Students at James Calvert Spence College enjooyed stargazing from the comfort of their school halls this week, thanks to a visit from Kielder Observatory’s portable planetarium.
As part of science classes, Year 5 and 6 pupils from South Avenue, Year 7 and 8 students at Acklington Road and Year 4 pupils from Amble First school, learned about stars and their constellations and had the opportunity to handle real space rocks and meteorites.
The stargazing classes also featured an inflatable dome, which uses special computer software to allow students to watch the changing sky up close.
Students were given a fast-track introduction to astronomy and related scientific topics. They learned about constellations, explored the mythology around stars and talked about issues such as light pollution and its impact on our ability to see the night sky.
“It shows you the sun, stars and planets and the Milky Way and you can zoom in really fast,” said one Year 5 pupil after a visit to the planetarium at JCSC’s South Avenue site.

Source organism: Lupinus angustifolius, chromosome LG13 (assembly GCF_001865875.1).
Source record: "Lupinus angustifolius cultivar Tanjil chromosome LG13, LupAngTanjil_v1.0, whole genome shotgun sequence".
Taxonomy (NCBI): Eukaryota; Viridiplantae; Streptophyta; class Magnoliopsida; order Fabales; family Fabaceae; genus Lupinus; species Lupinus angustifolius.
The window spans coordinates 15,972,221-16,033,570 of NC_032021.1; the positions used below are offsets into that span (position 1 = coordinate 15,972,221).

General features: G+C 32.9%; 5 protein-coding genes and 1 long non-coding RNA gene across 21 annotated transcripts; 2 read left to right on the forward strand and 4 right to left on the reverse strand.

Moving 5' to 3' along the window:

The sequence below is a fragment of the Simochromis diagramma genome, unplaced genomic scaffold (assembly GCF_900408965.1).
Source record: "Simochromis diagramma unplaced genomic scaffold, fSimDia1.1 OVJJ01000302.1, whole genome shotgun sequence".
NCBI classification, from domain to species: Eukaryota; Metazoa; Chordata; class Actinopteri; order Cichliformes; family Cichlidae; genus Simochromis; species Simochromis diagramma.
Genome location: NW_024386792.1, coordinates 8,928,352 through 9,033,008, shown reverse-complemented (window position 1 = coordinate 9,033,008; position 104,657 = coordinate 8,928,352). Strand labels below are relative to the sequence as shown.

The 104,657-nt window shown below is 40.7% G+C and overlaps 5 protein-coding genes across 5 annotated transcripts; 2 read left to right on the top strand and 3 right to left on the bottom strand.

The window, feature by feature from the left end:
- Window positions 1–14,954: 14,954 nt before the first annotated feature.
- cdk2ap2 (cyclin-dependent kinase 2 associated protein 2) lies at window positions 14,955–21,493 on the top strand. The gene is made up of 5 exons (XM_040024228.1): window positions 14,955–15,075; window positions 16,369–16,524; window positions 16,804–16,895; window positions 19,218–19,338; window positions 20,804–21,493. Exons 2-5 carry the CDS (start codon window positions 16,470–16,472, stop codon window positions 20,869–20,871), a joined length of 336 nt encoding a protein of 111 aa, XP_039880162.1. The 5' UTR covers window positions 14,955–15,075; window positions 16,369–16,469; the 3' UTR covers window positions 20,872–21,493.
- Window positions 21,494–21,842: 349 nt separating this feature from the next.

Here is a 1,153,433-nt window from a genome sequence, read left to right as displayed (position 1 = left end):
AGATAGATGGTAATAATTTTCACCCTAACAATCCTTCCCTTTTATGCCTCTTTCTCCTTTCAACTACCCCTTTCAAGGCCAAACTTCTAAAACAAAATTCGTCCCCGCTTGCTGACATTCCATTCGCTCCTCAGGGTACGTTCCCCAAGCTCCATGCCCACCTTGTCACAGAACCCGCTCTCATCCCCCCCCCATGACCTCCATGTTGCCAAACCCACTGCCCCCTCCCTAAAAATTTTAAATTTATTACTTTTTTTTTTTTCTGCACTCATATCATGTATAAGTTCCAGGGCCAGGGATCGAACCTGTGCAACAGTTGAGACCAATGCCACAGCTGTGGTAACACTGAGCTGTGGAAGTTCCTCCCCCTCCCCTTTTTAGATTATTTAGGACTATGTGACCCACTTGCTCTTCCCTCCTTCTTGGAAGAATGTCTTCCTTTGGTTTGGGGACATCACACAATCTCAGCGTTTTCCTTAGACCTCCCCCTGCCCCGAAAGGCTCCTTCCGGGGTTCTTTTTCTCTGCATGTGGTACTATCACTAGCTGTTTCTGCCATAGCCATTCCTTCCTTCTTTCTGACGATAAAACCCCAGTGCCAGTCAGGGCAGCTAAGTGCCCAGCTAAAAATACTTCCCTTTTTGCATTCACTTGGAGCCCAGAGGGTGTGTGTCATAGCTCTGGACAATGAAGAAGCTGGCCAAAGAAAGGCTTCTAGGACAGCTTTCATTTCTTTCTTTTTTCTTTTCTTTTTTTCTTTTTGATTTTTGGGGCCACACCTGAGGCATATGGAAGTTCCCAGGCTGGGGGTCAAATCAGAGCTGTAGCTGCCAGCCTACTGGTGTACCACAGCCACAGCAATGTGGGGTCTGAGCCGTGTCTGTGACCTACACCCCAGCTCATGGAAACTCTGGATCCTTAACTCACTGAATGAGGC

“I wish I had it up above my bed!” another commented.
Janice Bailey, Director of Science at James Calvert Spence College, said:
“We feel very privileged at JCSC to have hosted this unique visit from the portable planetarium and Kielder Observatory staff. Being able to look at objects up close and pose questions to experts really helped to spark students’ scientific curiosity.
“We know that showing the impact of science on the ‘real world’ actively engages children to learn. It was fantastic to see the children asking lots of questions and discussing important topics that we will now go on to explore further in our science lessons.”